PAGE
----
London, July 2 (ANI): Swiss researchers have made an optical transistor that uses one laser beam to control another, an instrument that could form the heart of a future generation of ultrafast light-based computers.
Conventional computers are based on transistors, which allow one electrode to control the current moving through the device and are combined to form logic gates and processors.
According to a report in New Scientist, the new component achieves the same thing, but for laser beams, not electric currents.
A green laser beam is used to control the power of an orange laser beam passing through the device.
This offers another possible route to light-based rather than electronic, computing.
Such "photonic" computing is desirable because components using optical fibres carrying light could be much faster than those using wires to carry electricity.
However, previous attempts to make optical transistors for such circuits only produced very weak effects.
The new device could change that.
To make their device, Vahid Sandoghdar and colleagues at the Swiss Federal Institute of Technology in Zurich, suspended tetradecane, a hydrocarbon dye, in an organic liquid.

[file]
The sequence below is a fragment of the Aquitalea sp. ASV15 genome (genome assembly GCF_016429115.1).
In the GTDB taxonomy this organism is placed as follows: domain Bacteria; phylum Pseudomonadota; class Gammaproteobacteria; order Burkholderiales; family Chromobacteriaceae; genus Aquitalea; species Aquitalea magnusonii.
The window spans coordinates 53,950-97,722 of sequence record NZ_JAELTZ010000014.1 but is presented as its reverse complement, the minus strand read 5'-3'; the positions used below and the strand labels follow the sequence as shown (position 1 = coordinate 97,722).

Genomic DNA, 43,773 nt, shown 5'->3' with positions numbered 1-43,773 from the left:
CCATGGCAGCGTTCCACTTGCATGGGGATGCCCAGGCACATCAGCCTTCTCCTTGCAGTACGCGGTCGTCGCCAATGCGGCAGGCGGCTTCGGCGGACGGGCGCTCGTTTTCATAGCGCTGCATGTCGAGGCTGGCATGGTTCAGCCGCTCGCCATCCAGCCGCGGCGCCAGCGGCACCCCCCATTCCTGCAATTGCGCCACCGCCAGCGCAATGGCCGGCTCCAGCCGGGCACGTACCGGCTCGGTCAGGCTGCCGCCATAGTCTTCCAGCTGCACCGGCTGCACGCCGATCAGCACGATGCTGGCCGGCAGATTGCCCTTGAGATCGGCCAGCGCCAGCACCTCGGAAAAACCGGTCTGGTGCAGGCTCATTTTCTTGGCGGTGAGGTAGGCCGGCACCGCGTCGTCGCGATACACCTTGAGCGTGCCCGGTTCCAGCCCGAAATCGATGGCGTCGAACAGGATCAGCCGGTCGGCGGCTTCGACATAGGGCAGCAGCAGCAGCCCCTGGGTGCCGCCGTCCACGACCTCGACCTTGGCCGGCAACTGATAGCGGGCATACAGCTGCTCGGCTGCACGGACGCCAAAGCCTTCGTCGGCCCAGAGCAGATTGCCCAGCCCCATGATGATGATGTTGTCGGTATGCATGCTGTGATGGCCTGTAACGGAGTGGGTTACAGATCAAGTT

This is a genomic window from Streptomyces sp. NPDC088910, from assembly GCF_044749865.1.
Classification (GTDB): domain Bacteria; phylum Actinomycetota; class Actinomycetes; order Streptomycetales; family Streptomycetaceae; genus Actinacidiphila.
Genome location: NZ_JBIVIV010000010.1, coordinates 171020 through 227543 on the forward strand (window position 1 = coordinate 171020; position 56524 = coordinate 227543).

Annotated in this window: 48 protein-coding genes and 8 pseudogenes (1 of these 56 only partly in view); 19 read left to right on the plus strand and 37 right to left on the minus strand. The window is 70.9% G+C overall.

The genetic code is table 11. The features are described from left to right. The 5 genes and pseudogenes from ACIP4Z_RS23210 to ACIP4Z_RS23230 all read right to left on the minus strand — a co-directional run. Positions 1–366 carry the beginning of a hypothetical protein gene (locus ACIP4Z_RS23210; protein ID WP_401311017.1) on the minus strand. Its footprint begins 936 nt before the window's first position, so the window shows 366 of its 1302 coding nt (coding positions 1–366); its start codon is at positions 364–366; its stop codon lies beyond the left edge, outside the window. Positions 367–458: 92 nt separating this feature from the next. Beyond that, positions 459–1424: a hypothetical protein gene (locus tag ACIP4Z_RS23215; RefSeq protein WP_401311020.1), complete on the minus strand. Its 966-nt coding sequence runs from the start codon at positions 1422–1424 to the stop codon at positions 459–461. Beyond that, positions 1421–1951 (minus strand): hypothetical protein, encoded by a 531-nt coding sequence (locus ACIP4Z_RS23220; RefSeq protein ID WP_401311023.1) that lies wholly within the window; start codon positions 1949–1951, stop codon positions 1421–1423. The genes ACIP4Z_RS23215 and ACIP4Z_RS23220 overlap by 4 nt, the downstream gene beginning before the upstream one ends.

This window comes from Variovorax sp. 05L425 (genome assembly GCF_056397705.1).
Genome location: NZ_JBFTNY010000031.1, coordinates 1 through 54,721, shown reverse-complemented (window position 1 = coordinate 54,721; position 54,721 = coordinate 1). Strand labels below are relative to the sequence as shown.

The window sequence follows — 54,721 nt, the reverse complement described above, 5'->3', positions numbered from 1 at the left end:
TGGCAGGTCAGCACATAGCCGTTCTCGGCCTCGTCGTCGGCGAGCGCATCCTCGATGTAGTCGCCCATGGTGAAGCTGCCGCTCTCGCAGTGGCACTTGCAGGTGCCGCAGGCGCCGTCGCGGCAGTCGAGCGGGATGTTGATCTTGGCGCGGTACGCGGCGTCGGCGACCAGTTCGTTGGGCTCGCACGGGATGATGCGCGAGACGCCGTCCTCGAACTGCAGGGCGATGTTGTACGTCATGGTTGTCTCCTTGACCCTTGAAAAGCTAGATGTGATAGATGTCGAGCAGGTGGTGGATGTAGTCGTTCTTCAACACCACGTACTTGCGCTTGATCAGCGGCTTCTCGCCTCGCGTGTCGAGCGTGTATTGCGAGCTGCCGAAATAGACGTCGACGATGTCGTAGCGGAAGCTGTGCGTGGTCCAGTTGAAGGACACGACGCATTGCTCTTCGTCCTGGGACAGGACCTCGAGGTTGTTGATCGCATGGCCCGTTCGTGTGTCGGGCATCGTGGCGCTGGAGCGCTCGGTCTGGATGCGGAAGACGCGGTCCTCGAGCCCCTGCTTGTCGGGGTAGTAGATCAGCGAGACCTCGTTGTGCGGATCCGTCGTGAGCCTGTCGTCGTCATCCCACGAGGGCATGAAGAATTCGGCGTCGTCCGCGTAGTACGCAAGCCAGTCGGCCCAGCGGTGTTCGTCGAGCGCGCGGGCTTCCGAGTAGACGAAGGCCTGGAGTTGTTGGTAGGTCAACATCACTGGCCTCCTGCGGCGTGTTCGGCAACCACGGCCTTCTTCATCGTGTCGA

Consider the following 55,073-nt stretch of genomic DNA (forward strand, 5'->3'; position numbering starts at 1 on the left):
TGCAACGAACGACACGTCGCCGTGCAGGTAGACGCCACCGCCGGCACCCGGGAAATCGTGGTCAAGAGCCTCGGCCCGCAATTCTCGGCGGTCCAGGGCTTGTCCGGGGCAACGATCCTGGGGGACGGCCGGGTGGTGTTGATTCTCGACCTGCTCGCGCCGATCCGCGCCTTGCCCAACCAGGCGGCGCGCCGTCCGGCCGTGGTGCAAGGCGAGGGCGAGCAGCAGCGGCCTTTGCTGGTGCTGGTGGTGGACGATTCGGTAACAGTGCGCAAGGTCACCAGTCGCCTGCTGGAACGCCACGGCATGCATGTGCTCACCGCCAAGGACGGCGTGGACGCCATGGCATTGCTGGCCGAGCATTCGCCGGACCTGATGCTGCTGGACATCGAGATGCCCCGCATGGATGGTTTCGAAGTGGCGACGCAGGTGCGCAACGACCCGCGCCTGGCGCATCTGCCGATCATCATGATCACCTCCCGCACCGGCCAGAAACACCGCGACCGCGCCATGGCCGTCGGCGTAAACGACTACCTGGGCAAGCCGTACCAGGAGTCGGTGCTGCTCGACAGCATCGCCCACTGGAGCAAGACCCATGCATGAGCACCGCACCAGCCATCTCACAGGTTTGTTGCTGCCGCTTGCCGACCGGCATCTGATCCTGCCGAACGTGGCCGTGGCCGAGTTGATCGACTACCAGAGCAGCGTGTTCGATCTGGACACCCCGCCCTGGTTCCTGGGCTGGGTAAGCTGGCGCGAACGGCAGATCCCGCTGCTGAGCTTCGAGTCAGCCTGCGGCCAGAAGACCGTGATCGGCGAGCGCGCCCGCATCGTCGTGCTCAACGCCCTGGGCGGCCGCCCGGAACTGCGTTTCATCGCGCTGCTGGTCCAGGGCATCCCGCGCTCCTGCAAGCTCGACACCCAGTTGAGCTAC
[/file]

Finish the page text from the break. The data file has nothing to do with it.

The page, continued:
They then froze the suspension to -272 degrees Celsius using liquid helium - creating a crystalline matrix in which individual dye molecules could be targeted with lasers.
When a finely tuned orange laser beam is trained on a dye molecule, it efficiently soaks up most of it up - leaving a much weaker "output" beam to continue beyond the dye.
But when the molecule is also targeted with a green laser beam, it starts to produce strong orange light of its own and so boosts the power of the orange output beam.
This effect is down to the hydrocarbon molecule absorbing the green light, only to lose the equivalent energy in the form of orange light.
"That light constructively interferes with the incoming orange beam and makes it brighter," said Sandoghar's colleague Jaesuk Hwang.
Using the green beam to switch the orange output beam from weak to strong is analogous to the way a transistor's control electrode switches a current between "on" and "off" voltages, and hence the 0s and 1s of digital data.
Doing it with a single molecule means billions could be packed into future photonic chips. (ANI)